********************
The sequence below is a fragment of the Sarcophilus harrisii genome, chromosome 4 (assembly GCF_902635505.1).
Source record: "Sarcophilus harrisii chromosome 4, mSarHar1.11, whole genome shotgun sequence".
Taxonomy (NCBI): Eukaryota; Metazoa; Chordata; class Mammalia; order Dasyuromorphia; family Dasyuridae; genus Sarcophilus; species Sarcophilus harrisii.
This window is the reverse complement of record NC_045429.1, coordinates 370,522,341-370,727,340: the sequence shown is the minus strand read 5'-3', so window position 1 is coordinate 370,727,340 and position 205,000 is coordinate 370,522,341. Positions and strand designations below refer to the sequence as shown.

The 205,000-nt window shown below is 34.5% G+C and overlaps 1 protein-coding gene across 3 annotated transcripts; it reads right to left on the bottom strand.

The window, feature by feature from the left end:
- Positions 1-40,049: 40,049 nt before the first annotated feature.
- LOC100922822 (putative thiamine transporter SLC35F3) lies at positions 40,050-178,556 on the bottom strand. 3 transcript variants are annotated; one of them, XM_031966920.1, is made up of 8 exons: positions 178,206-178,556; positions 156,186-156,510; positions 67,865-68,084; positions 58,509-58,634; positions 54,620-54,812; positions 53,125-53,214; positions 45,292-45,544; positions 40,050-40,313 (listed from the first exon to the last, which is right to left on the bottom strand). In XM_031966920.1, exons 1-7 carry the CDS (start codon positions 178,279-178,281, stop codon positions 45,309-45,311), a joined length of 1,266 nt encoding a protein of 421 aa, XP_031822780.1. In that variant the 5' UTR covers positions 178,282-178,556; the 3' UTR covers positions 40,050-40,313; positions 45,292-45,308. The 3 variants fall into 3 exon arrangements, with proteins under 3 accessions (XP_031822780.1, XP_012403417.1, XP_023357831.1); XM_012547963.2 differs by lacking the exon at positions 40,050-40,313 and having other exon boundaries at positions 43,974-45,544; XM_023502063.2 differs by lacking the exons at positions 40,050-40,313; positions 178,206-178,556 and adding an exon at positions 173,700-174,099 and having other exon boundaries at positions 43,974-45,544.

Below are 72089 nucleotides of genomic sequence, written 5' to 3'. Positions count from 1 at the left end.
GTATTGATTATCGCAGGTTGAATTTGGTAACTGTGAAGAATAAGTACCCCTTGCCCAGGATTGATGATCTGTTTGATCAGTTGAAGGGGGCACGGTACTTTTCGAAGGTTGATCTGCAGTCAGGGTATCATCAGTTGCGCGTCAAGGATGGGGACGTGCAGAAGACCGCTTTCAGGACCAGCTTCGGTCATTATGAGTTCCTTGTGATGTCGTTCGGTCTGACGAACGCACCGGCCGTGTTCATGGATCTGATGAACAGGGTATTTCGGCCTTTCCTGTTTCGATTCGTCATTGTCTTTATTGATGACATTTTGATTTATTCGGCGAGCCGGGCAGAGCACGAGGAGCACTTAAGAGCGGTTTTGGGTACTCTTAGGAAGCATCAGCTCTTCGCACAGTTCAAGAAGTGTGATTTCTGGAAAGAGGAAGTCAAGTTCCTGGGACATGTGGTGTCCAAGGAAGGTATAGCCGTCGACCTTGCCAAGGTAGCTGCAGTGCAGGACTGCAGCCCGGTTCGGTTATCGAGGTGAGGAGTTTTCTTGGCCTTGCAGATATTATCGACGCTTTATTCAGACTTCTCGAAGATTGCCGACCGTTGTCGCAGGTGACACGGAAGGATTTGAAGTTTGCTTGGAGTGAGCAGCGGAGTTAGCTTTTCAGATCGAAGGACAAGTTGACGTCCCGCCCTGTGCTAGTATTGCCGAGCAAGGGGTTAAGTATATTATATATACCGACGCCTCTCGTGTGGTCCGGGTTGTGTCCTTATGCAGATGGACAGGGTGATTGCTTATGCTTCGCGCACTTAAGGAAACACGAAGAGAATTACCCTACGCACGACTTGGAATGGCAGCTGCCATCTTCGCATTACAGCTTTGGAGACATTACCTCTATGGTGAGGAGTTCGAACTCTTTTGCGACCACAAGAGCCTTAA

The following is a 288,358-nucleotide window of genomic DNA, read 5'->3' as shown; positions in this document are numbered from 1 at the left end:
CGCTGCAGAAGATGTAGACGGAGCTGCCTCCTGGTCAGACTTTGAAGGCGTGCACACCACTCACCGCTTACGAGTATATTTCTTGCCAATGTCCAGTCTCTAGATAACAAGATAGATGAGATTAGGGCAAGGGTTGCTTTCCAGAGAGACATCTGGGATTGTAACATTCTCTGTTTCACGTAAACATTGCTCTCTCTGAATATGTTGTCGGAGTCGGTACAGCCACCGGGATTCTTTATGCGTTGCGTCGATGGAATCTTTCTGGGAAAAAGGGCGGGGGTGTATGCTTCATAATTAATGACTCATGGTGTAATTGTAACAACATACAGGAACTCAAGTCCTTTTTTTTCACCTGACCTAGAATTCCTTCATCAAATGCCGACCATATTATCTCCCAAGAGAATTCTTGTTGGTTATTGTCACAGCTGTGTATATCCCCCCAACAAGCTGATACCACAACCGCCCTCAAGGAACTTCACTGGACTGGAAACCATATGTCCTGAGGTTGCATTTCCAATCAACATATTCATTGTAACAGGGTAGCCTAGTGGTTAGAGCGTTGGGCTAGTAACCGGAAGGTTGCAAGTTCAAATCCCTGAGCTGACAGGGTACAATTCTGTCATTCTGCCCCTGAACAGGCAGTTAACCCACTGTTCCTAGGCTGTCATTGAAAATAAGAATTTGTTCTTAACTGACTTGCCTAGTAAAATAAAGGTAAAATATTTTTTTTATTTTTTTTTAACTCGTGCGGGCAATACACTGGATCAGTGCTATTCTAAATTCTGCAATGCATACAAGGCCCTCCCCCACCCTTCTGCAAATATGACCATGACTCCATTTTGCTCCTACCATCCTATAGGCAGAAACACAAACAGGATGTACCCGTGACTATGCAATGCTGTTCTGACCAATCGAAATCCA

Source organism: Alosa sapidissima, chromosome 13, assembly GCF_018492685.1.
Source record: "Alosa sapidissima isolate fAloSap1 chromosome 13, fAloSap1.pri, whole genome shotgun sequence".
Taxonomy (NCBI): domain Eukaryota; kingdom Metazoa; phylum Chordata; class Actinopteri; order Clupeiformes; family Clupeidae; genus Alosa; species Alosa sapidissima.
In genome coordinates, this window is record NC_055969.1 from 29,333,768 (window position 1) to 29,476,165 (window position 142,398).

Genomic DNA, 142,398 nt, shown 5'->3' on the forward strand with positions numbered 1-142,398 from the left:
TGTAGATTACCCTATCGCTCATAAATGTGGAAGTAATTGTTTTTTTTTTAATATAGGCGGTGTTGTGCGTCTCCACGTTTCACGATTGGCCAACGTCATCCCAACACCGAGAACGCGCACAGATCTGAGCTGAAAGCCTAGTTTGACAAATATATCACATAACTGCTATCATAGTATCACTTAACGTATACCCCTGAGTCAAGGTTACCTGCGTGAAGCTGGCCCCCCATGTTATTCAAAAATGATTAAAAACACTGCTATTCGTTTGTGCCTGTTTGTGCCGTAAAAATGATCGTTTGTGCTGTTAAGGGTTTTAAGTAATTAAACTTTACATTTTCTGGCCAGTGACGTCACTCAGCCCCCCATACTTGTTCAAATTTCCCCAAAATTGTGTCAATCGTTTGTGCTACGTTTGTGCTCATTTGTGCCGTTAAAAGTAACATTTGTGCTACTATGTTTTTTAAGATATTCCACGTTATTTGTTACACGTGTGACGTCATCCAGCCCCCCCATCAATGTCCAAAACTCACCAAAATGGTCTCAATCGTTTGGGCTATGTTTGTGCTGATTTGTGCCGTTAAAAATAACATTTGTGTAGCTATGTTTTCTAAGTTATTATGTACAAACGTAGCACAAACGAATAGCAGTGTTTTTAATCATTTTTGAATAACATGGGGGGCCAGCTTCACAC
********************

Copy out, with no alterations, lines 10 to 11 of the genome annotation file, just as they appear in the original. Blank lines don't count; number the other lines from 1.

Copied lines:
GTATTGATTATCGCAGGTTGAATTTGGTAACTGTGAAGAATAAGTACCCCTTGCCCAGGATTGATGATCTGTTTGATCAGTTGAAGGGGGCACGGTACTTTTCGAAGGTTGATCTGCAGTCAGGGTATCATCAGTTGCGCGTCAAGGATGGGGACGTGCAGAAGACCGCTTTCAGGACCAGCTTCGGTCATTATGAGTTCCTTGTGATGTCGTTCGGTCTGACGAACGCACCGGCCGTGTTCATGGATCTGATGAACAGGGTATTTCGGCCTTTCCTGTTTCGATTCGTCATTGTCTTTATTGATGACATTTTGATTTATTCGGCGAGCCGGGCAGAGCACGAGGAGCACTTAAGAGCGGTTTTGGGTACTCTTAGGAAGCATCAGCTCTTCGCACAGTTCAAGAAGTGTGATTTCTGGAAAGAGGAAGTCAAGTTCCTGGGACATGTGGTGTCCAAGGAAGGTATAGCCGTCGACCTTGCCAAGGTAGCTGCAGTGCAGGACTGCAGCCCGGTTCGGTTATCGAGGTGAGGAGTTTTCTTGGCCTTGCAGATATTATCGACGCTTTATTCAGACTTCTCGAAGATTGCCGACCGTTGTCGCAGGTGACACGGAAGGATTTGAAGTTTGCTTGGAGTGAGCAGCGGAGTTAGCTTTTCAGATCGAAGGACAAGTTGACGTCCCGCCCTGTGCTAGTATTGCCGAGCAAGGGGTTAAGTATATTATATATACCGACGCCTCTCGTGTGGTCCGGGTTGTGTCCTTATGCAGATGGACAGGGTGATTGCTTATGCTTCGCGCACTTAAGGAAACACGAAGAGAATTACCCTACGCACGACTTGGAATGGCAGCTGCCATCTTCGCATTACAGCTTTGGAGACATTACCTCTATGGTGAGGAGTTCGAACTCTTTTGCGACCACAAGAGCCTTAA

The following is a 288,358-nucleotide window of genomic DNA, read 5'->3' as shown; positions in this document are numbered from 1 at the left end: